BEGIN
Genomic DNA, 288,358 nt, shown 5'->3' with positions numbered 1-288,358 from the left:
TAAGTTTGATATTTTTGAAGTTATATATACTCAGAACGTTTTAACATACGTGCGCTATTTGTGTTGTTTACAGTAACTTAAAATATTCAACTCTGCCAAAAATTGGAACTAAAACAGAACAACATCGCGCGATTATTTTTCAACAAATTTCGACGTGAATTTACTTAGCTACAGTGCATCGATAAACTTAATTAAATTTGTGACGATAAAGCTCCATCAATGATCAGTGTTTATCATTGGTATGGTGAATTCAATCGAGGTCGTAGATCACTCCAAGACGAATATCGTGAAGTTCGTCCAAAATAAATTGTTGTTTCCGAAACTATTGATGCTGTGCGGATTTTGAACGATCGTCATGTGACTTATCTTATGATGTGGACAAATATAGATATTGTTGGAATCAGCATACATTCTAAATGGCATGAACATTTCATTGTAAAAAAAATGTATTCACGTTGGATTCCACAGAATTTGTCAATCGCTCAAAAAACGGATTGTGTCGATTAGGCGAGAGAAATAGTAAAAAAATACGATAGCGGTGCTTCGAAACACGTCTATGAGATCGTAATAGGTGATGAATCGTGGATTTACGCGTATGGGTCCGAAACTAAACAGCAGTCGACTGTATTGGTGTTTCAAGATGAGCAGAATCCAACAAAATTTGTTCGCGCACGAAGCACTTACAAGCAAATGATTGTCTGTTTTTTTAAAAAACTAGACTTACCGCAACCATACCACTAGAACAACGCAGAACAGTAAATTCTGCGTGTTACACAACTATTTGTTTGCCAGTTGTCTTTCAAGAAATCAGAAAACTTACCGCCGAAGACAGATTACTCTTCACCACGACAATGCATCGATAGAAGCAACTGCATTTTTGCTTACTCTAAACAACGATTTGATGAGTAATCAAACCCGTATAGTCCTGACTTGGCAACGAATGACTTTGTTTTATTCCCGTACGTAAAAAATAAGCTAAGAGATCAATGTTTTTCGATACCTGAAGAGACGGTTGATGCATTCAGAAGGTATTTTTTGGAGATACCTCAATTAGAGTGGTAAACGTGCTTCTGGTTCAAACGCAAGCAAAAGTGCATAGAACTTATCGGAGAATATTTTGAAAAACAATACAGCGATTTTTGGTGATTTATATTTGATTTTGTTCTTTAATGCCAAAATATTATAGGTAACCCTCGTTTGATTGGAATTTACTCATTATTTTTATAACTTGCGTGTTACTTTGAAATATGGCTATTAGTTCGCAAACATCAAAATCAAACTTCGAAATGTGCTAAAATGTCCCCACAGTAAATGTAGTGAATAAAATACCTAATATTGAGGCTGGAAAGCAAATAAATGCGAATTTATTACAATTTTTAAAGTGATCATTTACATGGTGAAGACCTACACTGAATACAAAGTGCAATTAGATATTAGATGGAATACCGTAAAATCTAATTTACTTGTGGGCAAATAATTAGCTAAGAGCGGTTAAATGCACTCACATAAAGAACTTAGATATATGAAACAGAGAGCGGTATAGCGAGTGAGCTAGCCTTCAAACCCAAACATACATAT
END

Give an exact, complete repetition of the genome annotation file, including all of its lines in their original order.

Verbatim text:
Genomic DNA, 288,358 nt, shown 5'->3' with positions numbered 1-288,358 from the left:
TAAGTTTGATATTTTTGAAGTTATATATACTCAGAACGTTTTAACATACGTGCGCTATTTGTGTTGTTTACAGTAACTTAAAATATTCAACTCTGCCAAAAATTGGAACTAAAACAGAACAACATCGCGCGATTATTTTTCAACAAATTTCGACGTGAATTTACTTAGCTACAGTGCATCGATAAACTTAATTAAATTTGTGACGATAAAGCTCCATCAATGATCAGTGTTTATCATTGGTATGGTGAATTCAATCGAGGTCGTAGATCACTCCAAGACGAATATCGTGAAGTTCGTCCAAAATAAATTGTTGTTTCCGAAACTATTGATGCTGTGCGGATTTTGAACGATCGTCATGTGACTTATCTTATGATGTGGACAAATATAGATATTGTTGGAATCAGCATACATTCTAAATGGCATGAACATTTCATTGTAAAAAAAATGTATTCACGTTGGATTCCACAGAATTTGTCAATCGCTCAAAAAACGGATTGTGTCGATTAGGCGAGAGAAATAGTAAAAAAATACGATAGCGGTGCTTCGAAACACGTCTATGAGATCGTAATAGGTGATGAATCGTGGATTTACGCGTATGGGTCCGAAACTAAACAGCAGTCGACTGTATTGGTGTTTCAAGATGAGCAGAATCCAACAAAATTTGTTCGCGCACGAAGCACTTACAAGCAAATGATTGTCTGTTTTTTTAAAAAACTAGACTTACCGCAACCATACCACTAGAACAACGCAGAACAGTAAATTCTGCGTGTTACACAACTATTTGTTTGCCAGTTGTCTTTCAAGAAATCAGAAAACTTACCGCCGAAGACAGATTACTCTTCACCACGACAATGCATCGATAGAAGCAACTGCATTTTTGCTTACTCTAAACAACGATTTGATGAGTAATCAAACCCGTATAGTCCTGACTTGGCAACGAATGACTTTGTTTTATTCCCGTACGTAAAAAATAAGCTAAGAGATCAATGTTTTTCGATACCTGAAGAGACGGTTGATGCATTCAGAAGGTATTTTTTGGAGATACCTCAATTAGAGTGGTAAACGTGCTTCTGGTTCAAACGCAAGCAAAAGTGCATAGAACTTATCGGAGAATATTTTGAAAAACAATACAGCGATTTTTGGTGATTTATATTTGATTTTGTTCTTTAATGCCAAAATATTATAGGTAACCCTCGTTTGATTGGAATTTACTCATTATTTTTATAACTTGCGTGTTACTTTGAAATATGGCTATTAGTTCGCAAACATCAAAATCAAACTTCGAAATGTGCTAAAATGTCCCCACAGTAAATGTAGTGAATAAAATACCTAATATTGAGGCTGGAAAGCAAATAAATGCGAATTTATTACAATTTTTAAAGTGATCATTTACATGGTGAAGACCTACACTGAATACAAAGTGCAATTAGATATTAGATGGAATACCGTAAAATCTAATTTACTTGTGGGCAAATAATTAGCTAAGAGCGGTTAAATGCACTCACATAAAGAACTTAGATATATGAAACAGAGAGCGGTATAGCGAGTGAGCTAGCCTTCAAACCCAAACATACATAT